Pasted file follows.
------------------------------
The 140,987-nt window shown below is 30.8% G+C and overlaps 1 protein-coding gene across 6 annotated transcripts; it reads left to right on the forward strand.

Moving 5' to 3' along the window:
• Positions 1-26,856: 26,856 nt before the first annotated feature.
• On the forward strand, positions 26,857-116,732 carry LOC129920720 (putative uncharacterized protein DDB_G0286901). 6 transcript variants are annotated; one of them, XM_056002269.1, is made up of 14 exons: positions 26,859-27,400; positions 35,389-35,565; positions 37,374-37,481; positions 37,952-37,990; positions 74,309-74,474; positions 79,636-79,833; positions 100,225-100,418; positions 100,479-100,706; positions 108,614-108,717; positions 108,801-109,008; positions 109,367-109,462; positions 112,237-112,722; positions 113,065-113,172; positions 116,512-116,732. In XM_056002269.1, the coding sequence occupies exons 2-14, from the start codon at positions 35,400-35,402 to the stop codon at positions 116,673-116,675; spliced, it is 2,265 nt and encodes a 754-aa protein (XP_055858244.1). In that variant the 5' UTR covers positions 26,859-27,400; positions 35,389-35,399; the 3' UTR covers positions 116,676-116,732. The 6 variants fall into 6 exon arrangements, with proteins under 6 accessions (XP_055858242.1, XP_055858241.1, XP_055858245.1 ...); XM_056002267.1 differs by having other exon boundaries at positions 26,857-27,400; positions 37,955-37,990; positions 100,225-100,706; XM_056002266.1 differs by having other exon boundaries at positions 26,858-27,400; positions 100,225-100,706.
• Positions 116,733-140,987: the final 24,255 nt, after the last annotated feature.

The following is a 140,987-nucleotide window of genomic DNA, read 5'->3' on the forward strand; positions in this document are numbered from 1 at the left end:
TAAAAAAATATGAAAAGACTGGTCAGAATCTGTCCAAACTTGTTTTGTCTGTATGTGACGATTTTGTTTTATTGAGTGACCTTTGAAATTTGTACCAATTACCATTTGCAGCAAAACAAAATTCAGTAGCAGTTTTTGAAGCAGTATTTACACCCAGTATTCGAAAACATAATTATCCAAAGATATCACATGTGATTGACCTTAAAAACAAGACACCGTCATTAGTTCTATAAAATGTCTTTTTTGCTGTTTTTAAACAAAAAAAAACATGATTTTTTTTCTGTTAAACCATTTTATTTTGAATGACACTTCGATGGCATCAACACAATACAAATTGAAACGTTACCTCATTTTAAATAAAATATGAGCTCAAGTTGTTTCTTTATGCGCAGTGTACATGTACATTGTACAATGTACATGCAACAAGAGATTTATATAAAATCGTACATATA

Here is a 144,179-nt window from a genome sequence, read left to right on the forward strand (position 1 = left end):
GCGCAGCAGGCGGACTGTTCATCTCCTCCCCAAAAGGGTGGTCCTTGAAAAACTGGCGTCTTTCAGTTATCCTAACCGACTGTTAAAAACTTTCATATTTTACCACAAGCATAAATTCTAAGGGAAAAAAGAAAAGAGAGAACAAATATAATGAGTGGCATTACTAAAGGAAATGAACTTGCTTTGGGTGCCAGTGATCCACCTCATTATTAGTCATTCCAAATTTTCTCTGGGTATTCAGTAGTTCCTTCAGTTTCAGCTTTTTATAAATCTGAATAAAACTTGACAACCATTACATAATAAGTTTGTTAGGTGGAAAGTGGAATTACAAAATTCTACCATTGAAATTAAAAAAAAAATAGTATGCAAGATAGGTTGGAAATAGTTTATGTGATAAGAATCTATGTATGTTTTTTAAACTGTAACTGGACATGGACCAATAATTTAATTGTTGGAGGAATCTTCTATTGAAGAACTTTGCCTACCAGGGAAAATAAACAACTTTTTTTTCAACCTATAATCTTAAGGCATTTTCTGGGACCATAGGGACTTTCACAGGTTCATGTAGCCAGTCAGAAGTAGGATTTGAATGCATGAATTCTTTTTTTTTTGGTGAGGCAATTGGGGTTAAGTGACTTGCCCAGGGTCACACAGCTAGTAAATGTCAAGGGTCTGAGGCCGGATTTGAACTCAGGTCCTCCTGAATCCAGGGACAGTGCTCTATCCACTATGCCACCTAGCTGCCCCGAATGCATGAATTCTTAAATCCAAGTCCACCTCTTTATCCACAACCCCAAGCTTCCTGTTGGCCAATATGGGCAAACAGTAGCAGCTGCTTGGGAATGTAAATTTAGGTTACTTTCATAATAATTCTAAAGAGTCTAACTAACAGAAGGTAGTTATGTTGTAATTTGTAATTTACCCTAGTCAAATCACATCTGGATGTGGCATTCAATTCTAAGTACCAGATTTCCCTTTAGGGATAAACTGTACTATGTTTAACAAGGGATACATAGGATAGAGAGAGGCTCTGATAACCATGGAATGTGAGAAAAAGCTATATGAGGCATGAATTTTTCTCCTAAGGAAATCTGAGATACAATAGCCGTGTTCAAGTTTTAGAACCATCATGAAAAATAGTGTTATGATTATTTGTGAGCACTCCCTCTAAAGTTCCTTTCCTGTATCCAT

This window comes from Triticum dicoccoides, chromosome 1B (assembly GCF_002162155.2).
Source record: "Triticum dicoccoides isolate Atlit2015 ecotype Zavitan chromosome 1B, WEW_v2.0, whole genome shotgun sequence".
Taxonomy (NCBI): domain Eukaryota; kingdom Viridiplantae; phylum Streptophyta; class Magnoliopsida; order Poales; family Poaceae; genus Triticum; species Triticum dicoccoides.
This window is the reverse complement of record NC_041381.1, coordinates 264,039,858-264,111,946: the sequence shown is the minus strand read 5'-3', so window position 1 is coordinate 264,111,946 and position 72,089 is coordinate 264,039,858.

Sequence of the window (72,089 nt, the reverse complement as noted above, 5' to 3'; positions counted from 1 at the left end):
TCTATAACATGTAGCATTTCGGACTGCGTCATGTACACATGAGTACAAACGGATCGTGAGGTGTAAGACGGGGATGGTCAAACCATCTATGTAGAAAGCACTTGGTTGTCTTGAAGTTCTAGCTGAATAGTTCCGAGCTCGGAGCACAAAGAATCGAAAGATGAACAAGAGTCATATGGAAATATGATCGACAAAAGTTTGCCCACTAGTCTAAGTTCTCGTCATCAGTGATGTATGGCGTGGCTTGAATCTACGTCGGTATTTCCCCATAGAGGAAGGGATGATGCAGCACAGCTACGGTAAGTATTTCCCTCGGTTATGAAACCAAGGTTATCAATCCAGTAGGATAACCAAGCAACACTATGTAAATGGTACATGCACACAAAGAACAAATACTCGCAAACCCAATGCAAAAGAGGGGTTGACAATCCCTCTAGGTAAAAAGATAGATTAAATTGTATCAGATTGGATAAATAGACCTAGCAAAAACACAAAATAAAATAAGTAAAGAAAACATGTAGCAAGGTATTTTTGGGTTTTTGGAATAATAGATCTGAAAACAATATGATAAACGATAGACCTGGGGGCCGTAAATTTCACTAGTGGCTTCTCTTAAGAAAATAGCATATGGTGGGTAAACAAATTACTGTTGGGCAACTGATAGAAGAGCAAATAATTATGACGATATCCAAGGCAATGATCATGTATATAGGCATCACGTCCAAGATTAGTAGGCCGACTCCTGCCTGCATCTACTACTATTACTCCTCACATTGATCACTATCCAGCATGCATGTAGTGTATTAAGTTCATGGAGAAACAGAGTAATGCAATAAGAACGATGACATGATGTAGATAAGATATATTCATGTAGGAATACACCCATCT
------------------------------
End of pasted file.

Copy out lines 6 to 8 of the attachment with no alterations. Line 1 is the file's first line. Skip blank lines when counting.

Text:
The following is a 140,987-nucleotide window of genomic DNA, read 5'->3' on the forward strand; positions in this document are numbered from 1 at the left end:
TAAAAAAATATGAAAAGACTGGTCAGAATCTGTCCAAACTTGTTTTGTCTGTATGTGACGATTTTGTTTTATTGAGTGACCTTTGAAATTTGTACCAATTACCATTTGCAGCAAAACAAAATTCAGTAGCAGTTTTTGAAGCAGTATTTACACCCAGTATTCGAAAACATAATTATCCAAAGATATCACATGTGATTGACCTTAAAAACAAGACACCGTCATTAGTTCTATAAAATGTCTTTTTTGCTGTTTTTAAACAAAAAAAAACATGATTTTTTTTCTGTTAAACCATTTTATTTTGAATGACACTTCGATGGCATCAACACAATACAAATTGAAACGTTACCTCATTTTAAATAAAATATGAGCTCAAGTTGTTTCTTTATGCGCAGTGTACATGTACATTGTACAATGTACATGCAACAAGAGATTTATATAAAATCGTACATATA

Here is a 144,179-nt window from a genome sequence, read left to right on the forward strand (position 1 = left end):